Thursday, 22 May 2014

A new species of Damselfly from the La Montaña de Corazal Cloud Forest of Honduras.

Damselflies (Zygoptera) are members of the Dragonfly order (Odonta), though generally smaller then Dragonflies. They hold their wings behind them when resting, unlike Dragonflies that hold their wings at their sides at all times, and have more obviously separated eyes (those of Dragonflies tend to touch at the top of the head). Like Dragonflies, Damselflies undergo incomplete metamorphosis, with an aquatic larvae that progressively gets more like the adult with each molt, gaining wings and sexual characteristics and leaving the water at the final molt.

In a paper published in the journal ZooKeys on 13 May 2014, Merlijn Jocque of the Jessica Ware Lab at Rutgers, the State University of New Jersey, the Royal Belgian Institute of Natural Sciences and the Biodiversity Inventory for Conservation and Ivany Argueta of the Royal Belgian Institute of Natural Sciences and the Instituto Nacional de Conservación y Desarrollo Forestal, Áreas Protegidas y Vida Silvestre in Honduras describe a new species of Damselfly from the Pico Bonito National Park in northern Honduras.

The new species is placed in the genus Amphipteryx, and given the specific name jaroli, in honour of Jarol Estrada, a guide at the Pico Bonito National Park. The species is described from nine male and one female specimens, all collected in cloud forest to the north of the village of Los Horcones at an altitude of about 1640 m. The males are 50-54 mm in length, the female 38 mm, all are black and yellow with cyan facial markings.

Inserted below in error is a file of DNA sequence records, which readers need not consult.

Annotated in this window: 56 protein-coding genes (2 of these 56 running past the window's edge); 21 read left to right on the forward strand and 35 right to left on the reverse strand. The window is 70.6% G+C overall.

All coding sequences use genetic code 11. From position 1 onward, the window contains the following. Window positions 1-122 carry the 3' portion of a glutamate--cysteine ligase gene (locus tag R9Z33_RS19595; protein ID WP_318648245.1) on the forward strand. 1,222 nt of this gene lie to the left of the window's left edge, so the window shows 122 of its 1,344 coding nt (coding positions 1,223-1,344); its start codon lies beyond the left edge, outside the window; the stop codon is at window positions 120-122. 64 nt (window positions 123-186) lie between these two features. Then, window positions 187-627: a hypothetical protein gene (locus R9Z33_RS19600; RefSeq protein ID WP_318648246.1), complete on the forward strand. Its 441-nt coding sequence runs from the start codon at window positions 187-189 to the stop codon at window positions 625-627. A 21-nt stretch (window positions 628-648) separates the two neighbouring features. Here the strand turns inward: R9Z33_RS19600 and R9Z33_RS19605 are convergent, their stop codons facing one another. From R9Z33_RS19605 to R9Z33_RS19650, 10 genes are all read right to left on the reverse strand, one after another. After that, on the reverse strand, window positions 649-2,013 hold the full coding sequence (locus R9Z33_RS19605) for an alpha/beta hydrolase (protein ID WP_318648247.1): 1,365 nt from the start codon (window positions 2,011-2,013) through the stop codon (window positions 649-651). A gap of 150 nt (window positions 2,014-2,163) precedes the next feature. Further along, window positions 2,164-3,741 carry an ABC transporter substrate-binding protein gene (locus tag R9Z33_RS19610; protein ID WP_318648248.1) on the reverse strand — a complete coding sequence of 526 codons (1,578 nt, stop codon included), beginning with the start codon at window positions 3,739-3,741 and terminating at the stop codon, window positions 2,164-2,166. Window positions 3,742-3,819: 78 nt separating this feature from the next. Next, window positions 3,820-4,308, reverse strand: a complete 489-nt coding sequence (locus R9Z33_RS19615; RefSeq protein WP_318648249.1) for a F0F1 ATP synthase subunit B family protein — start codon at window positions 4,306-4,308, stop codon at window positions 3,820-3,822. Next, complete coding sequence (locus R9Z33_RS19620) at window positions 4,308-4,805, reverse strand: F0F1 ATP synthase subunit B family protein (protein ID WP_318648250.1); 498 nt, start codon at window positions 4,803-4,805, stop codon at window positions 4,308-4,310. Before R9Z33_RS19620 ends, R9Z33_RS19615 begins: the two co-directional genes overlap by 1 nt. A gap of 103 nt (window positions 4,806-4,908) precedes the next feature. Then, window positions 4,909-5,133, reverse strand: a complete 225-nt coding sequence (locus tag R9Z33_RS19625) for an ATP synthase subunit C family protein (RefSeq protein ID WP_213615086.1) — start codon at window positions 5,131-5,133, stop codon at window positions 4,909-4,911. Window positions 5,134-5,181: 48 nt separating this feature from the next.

Specimens of Amphipteyx jaroli. Jocque & Argueta (2014).

See also...

 Traces of Insect oviposition on Ginko leaves from the Middle Jurassic Daohugou Biota of Inner Mongolia.

Plants and Insects are the most abundant organisms in modern terrestrial ecosystems, and generally considered to be the most important. It is thought that Plant-Insect interactions have driven...




 A Dragonfly from the Late Jurassic of Central Poland.

Dragonflies are one of the oldest groups of...


 A new species of Mayfly from western Ecuador.

Mayflies are an ancient group of insects related to the Dragonflies and Damselflies. They have a long aquatic larval stage followed by a short flying adult phase, which typically does not feed, simply emerging from the water, mating, and laying eggs at a new site. This adult form, called the imago may survive from a few hour to a few days, depending on the species.


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